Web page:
A 4-year-old program offered through Washington County Mental Health, which serves central Vermont, uses chocolate making as a tool to foster personal growth and build life skills in young people.
Vermont Chocolate for Change reaches 25 or more students a year, five or six at a time for eight-week programs. The program includes both hands-on work in the kitchen and in group discussions that aim to build professional knowledge, communication skills, and self-confidence.
"It helps me concentrate and get focused on what I need to do to go out on my own," said 18-year-old student Shari-Jo Perkins.
"I'm not always a very social person, so this has helped me work with groups better than I used to," added Brandon Butler, 16.
There are any number of reasons young clients may come to Chocolate for Change, program directors said. Those include developmental disabilities, histories of trauma, rocky home lives in the foster care system, and drug use risks.
Nicole Grenier, who founded the program, explained the primary mission of Vermont Chocolate for Change as "being able to increase their self-esteem."
Grenier said all the skills that go into running a kitchen, including proper equipment handling, sanitation, and the ability to manage inventories, serve as tools for building confidence, as well as job and life skills. Group discussions may focus on how to begin a job search, or how to address problems that come up in daily life.
"It is opening their eyes to the fact that they may have more choices than they ever thought possible," Grenier added.
"It's not always about counseling," said Mary Moulton, the executive director of Washington County Mental Health. "It's not always about psychiatry. Sometimes it's about what we have to do to teach ourselves to be better."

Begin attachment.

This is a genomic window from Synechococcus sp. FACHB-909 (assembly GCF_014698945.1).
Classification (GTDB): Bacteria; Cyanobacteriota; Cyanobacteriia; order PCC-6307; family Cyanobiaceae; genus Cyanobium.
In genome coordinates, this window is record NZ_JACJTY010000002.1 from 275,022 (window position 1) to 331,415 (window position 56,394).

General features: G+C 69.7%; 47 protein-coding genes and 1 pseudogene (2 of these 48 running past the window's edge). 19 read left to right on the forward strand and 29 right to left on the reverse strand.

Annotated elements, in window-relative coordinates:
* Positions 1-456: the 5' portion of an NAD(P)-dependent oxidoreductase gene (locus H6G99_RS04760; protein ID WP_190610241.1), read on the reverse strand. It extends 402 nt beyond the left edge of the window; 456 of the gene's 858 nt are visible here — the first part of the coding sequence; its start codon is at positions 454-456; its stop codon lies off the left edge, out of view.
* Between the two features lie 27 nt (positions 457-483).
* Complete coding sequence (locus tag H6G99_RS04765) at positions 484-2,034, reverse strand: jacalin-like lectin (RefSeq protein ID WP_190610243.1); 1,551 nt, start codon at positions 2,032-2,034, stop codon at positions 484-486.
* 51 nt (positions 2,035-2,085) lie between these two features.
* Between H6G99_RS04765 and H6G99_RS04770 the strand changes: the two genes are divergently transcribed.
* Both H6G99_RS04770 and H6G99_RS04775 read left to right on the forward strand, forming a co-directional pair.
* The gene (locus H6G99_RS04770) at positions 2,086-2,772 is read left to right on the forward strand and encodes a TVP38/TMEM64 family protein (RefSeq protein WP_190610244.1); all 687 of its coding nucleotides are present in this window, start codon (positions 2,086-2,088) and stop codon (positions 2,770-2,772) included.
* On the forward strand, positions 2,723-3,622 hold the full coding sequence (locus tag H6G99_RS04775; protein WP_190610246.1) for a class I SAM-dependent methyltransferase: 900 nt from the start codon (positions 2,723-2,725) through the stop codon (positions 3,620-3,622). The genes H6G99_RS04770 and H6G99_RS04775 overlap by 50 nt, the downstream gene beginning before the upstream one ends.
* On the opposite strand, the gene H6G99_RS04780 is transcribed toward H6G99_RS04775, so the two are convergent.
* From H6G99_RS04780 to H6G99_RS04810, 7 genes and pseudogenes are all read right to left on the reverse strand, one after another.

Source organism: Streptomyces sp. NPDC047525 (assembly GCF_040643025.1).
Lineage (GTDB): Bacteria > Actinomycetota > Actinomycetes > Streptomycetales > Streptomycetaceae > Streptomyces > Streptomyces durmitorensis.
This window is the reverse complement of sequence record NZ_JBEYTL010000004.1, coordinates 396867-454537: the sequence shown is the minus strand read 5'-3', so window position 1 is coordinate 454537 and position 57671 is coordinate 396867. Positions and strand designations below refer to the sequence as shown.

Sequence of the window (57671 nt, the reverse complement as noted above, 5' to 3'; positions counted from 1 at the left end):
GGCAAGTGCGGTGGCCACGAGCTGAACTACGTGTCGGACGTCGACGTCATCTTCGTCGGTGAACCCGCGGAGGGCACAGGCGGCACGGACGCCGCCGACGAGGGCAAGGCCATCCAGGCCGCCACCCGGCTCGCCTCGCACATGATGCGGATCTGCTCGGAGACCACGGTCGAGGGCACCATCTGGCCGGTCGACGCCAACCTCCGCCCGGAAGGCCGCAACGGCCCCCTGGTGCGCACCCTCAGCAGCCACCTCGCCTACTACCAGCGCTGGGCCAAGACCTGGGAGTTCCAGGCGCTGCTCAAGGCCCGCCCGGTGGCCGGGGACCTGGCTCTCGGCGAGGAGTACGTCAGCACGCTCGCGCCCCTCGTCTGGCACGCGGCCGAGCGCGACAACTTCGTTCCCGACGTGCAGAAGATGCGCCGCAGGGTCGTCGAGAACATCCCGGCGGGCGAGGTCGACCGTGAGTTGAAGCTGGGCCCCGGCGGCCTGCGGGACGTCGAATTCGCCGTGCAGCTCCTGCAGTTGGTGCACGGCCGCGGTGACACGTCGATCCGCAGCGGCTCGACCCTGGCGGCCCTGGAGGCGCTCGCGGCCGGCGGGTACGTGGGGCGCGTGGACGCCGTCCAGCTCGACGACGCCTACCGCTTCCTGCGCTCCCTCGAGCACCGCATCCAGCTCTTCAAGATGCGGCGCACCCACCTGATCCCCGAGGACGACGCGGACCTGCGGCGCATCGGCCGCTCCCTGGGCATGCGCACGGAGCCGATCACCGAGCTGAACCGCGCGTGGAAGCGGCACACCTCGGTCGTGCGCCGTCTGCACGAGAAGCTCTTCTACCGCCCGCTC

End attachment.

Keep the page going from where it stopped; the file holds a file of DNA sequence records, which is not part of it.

Moulton said in addition to Chocolate for Change, Washington County Mental Health has a host of other innovative programs aimed at increasing wellness and recovery, including through art, working with animals, and physical activity like yoga.
Students sell their chocolates around central Vermont and even ship out-of-state. They put proceeds back into the program, which is also grant-funded. Critical support has come in from Ben & Jerrys, Vermont Creamery, and the Vermont Community Loan Fund, Grenier said.
"It's a really safe environment for youth in transition," said Heather Houle, who joined Chocolate for Change a few years back as a young mom with no real job experience. "When you’re that age, people want to party, people want to do drugs and have a good time."
Houle told New England Cable News the skills and independence she built through the organization helped her steer clear of a wasted life spent with the wrong crowd or high on drugs, so she could focus on raising her son. Houle now works as an instructor for the youth at Vermont Chocolate for Change.
"I don't know where my life would have turned if I didn't have the opportunities I have today," Houle said.
Gov. Peter Shumlin, D-Vt., who has prioritized reducing drug addiction in Vermont, praises non-profits like Washington County Mental Health for seeking creative approaches to addressing a myriad of challenges that have their roots in mental health issues. Their work, Shumlin said, will contribute to stronger communities.
"It gets people back on the right track," Shumlin said. "Everybody's thinking of their own ways to solve a problem that we’'ve all been ignoring. And I think it’s examples like this that give me hope."
The team at Vermont Chocolate for Change, including Justin Dupre, said they hope to continue growing their enterprise and showing the country how chocolate is changing them.
"It’s been great," Dupre beamed.
Click here to visit the website of Vermont Chocolate for Change: http://www.vermontchocolateforchange.com/